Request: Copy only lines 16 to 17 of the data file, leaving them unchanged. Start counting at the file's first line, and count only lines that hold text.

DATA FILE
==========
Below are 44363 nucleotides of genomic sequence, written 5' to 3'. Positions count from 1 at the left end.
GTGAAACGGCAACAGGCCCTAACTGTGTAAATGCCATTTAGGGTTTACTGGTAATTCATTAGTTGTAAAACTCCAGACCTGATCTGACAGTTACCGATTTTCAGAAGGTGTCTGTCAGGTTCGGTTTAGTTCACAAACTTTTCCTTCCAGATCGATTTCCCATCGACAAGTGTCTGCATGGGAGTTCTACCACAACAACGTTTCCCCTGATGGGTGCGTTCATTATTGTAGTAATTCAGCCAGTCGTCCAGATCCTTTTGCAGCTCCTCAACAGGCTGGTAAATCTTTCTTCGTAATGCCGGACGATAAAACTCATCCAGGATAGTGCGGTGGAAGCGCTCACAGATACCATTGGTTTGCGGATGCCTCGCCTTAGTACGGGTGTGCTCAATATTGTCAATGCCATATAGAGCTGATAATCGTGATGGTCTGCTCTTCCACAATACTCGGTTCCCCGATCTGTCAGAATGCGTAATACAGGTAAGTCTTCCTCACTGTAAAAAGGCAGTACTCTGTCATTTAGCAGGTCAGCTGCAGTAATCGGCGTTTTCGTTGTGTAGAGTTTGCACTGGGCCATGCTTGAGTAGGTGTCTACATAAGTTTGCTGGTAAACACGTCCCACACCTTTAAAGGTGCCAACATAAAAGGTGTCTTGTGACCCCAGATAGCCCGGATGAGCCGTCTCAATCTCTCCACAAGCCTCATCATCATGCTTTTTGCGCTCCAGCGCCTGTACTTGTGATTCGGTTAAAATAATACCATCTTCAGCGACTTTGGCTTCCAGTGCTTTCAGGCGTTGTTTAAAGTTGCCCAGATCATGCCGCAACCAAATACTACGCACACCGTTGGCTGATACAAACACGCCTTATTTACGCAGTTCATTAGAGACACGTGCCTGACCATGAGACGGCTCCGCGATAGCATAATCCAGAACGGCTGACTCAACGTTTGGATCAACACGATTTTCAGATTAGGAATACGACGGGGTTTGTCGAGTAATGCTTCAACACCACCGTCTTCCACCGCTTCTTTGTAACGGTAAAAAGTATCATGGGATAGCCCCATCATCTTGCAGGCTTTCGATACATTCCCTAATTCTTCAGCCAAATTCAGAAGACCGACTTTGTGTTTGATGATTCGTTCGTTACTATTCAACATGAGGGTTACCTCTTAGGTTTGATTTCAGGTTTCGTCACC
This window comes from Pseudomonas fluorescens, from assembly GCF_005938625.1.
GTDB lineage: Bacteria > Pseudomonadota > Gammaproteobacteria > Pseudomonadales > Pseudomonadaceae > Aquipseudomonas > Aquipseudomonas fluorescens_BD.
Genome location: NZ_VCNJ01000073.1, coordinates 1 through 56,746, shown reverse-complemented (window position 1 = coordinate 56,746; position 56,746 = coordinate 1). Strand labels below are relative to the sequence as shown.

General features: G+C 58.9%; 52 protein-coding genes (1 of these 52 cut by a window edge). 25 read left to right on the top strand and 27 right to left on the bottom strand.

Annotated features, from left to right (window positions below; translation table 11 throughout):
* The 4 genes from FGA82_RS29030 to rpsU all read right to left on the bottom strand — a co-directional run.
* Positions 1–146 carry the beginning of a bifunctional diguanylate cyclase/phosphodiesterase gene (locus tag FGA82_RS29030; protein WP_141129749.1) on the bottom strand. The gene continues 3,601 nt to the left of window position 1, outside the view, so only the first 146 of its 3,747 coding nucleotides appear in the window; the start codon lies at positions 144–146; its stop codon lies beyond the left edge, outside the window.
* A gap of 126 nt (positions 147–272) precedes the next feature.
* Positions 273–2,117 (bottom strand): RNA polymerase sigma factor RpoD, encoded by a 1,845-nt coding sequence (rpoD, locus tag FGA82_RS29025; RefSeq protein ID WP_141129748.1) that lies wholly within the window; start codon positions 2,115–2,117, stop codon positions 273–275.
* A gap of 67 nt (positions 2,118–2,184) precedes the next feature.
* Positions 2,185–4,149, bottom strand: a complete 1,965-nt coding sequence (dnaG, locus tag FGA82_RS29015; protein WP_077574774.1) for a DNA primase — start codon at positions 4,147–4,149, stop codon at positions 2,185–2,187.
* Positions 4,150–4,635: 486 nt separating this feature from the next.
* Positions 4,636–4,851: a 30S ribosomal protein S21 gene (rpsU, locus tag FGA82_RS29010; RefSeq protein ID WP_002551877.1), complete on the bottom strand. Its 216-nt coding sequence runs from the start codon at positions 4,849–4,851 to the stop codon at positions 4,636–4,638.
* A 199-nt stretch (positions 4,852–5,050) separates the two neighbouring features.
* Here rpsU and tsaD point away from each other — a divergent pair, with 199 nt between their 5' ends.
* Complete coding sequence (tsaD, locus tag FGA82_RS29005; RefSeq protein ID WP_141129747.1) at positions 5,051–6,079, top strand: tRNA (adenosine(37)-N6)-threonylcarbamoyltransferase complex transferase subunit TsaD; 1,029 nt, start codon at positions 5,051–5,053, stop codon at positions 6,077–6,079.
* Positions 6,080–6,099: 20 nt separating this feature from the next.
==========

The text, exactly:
* A 199-nt stretch (positions 4,852–5,050) separates the two neighbouring features.
* Here rpsU and tsaD point away from each other — a divergent pair, with 199 nt between their 5' ends.